Inheritance Tax Planning moves into Election Spotlight
Labour’s manifesto is expected to halve the inheritance tax threshold to £425,000 ( i.e. two nil rate bands and two 2017/2018 residential nil rate bands) according to the Evening Standard.
Shadow chancellor John McDonnell confirmed on BBC radio that if Labour is successful at the general election he will ‘reverse the tax giveaways that favour the better off’. A shadow Treasury spokesman told the Evening Standard that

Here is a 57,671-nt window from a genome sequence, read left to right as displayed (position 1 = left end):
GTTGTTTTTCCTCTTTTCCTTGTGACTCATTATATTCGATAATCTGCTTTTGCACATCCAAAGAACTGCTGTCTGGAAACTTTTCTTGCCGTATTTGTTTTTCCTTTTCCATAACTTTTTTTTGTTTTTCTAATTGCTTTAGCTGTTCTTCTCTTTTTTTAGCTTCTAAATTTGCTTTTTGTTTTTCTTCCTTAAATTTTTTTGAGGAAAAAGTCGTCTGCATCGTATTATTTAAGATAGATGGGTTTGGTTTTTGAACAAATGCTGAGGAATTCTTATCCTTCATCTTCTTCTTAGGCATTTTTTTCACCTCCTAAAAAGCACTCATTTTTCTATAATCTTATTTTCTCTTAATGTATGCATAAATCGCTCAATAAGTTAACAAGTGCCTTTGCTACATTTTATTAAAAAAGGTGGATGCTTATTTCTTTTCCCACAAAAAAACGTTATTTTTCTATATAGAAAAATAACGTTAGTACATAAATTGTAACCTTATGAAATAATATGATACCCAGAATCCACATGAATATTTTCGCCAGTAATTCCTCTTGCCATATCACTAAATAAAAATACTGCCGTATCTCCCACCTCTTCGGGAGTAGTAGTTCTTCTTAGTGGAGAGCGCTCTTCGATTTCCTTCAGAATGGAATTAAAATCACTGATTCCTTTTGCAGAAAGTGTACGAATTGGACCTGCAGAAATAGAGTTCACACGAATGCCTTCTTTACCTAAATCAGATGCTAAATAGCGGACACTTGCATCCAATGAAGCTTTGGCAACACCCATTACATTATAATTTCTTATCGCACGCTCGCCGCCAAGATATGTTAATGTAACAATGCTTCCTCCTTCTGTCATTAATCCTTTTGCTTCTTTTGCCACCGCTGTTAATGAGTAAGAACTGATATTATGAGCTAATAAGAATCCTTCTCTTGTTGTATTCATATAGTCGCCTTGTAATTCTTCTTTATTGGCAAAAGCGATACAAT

Labour’s manifesto released in the week will prioritise a fair tax system that “stands up for the many, not the few”.
“Labour do not support the Inheritance Tax giveaways announced by the Tories, as according to their own figures only 26,000 fewer estates would have no tax liability in 2020-21 at a cost of almost £1 billion,” the spokesman added.
A very good example of why inheritance tax planning is always best executed earlier rather than later and is thoroughly considered before, during and after execution. Governments, all governments, can and will move the goalposts as the need for tax revenues increase over the next few decades.